QR codes are experiencing a rebirth now. All organisations are concentrating on how they can safeguard their employees, customers, and suppliers during the pandemic. This is being done by implementing contactless transactions and services. This will help to create a safer and a more streamlined purchasing experience for their customers and employees.
As QR codes gain in popularity, scammers are fast taking advantage of the new avenues of revenue they provide. Cyberattackers combine social engineering with QR codes to open victims’ bank accounts and drain their funds. Then, in seconds, they install malware, penetrate entire corporate networks, and do a variety of other offences.
● One of the fastest-growing threat vectors in the world is QR-based discount codes – around 5.3 billion codes are expected to be redeemed this year.
● Instagram became the second social network to use universal QR codes to link back to individual profiles, following Twitter, which did so last month.
QR Codes – The Perfect Way to Lure People to Becoming a Part of a Cyberattack
To many organisations, QR codes have come back from the dead, thus increasing the adoption of digital technology. This has happened as quickly as the pandemic! This is just as astonishing because earlier QR codes were considered obsolete. QR codes are such a sneaky and hazardous threat vector because one easily trusts and misunderstands them.
The QR Codes: Consumer Sentiment Survey, conducted by MobileIron, is one of many surveys on QR code adoption that are currently available. It provides insights into why the use of QR codes and their threats are expanding. The findings of the survey are based on interviews with more than 2,100 customers from both the United States and the United Kingdom.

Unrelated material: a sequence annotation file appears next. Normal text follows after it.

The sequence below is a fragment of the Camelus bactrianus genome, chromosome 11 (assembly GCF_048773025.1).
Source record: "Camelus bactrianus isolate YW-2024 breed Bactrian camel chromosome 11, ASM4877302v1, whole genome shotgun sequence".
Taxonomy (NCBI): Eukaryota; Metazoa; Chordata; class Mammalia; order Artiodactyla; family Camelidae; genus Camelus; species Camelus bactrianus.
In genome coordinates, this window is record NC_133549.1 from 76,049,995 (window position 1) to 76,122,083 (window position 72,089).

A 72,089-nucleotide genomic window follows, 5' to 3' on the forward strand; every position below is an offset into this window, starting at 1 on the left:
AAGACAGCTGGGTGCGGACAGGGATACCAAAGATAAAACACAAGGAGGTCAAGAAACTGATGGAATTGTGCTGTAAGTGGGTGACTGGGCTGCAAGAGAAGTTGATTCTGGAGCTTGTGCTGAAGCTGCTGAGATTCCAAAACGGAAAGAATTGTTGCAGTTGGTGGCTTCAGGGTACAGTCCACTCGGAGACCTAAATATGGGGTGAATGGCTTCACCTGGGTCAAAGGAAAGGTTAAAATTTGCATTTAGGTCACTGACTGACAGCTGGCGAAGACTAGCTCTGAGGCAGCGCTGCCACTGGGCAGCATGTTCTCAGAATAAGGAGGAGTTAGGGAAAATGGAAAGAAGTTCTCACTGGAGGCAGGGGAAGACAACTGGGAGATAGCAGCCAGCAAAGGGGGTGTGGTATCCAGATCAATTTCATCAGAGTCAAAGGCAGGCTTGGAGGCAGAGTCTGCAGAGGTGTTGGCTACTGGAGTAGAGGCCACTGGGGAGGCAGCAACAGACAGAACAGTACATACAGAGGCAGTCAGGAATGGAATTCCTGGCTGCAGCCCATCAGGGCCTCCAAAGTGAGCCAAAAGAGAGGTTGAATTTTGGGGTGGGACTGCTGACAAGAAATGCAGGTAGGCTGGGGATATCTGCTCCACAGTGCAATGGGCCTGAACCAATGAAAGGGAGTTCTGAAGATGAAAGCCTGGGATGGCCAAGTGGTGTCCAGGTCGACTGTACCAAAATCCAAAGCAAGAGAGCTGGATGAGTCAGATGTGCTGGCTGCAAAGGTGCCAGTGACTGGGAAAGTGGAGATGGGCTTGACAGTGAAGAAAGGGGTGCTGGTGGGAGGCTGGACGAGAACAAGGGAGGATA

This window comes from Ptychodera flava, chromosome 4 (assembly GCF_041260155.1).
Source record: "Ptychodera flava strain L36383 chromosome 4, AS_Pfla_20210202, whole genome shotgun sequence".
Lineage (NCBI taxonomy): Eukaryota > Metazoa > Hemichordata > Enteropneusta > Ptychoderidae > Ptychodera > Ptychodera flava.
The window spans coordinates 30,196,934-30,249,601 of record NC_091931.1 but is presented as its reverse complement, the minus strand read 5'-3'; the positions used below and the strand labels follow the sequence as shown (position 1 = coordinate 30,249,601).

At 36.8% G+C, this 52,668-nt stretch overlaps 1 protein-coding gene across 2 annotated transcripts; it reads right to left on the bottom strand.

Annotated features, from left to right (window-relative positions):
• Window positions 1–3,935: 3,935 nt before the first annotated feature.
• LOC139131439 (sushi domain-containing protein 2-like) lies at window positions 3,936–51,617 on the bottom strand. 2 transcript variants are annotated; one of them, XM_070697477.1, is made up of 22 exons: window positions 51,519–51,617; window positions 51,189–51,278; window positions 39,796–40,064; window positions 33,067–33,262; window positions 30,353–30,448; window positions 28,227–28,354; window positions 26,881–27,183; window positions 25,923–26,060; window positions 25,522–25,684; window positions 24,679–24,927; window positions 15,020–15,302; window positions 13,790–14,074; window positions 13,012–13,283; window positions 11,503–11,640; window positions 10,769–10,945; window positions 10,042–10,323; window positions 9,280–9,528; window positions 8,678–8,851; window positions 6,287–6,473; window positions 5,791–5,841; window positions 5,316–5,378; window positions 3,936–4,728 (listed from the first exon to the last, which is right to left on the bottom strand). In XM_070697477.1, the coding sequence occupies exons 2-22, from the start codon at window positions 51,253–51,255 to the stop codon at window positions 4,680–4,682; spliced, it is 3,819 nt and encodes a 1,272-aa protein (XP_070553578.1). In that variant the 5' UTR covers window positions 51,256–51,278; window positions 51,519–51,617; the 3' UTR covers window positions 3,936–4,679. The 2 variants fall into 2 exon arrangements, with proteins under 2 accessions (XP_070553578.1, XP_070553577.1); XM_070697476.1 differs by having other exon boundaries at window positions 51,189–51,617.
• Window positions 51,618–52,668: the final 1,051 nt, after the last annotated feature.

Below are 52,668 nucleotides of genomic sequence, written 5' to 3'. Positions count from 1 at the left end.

The key findings are as follows:
● To the delight of scammers, American Express had projected that QR Code payments would become the most widely accepted form of electronic payment by 2020. According to a survey by MobileIron, the use of QR codes currently is to make payments in the US and the UK, at a rate of 27 per cent and 43 per cent, respectively. 38 per cent of respondents scanned a QR code at a restaurant, bar, or café; 37 per cent did at a retailer; and 32 per cent scanned a QR code on a consumer product in the last six months.
● 71 per cent of respondents are unable to tell the difference between a valid QR code and a malicious one, and nearly 17 per cent have had a QR code redirect their mobile devices to a questionable website. Also, 67 per cent can tell if a URL is real or not, but 75 per cent can’t detect a potentially malicious QR code!
● According to MobileIron’s research, one use of QR codes, by hackers, is to hack into your phone and your life. QR codes can trigger activities that appear to originate from you but actually hack into your contact lists and e-mails, as well as your phone’s location and bank account.
It doesn’t matter how the hacker codes get onto our phones; the sites they open may look genuine. You may not even be aware that you’ve clicked on a malicious link until it’s too late.
Even if you visit a restaurant’s menu, the attacker can track and steal your data for days or weeks in the background. ‘They could install malware in our devices, add contacts to our contact lists. They can send emails,’ says Sarra Alqahtani, a Wake Forest University computer science assistant professor.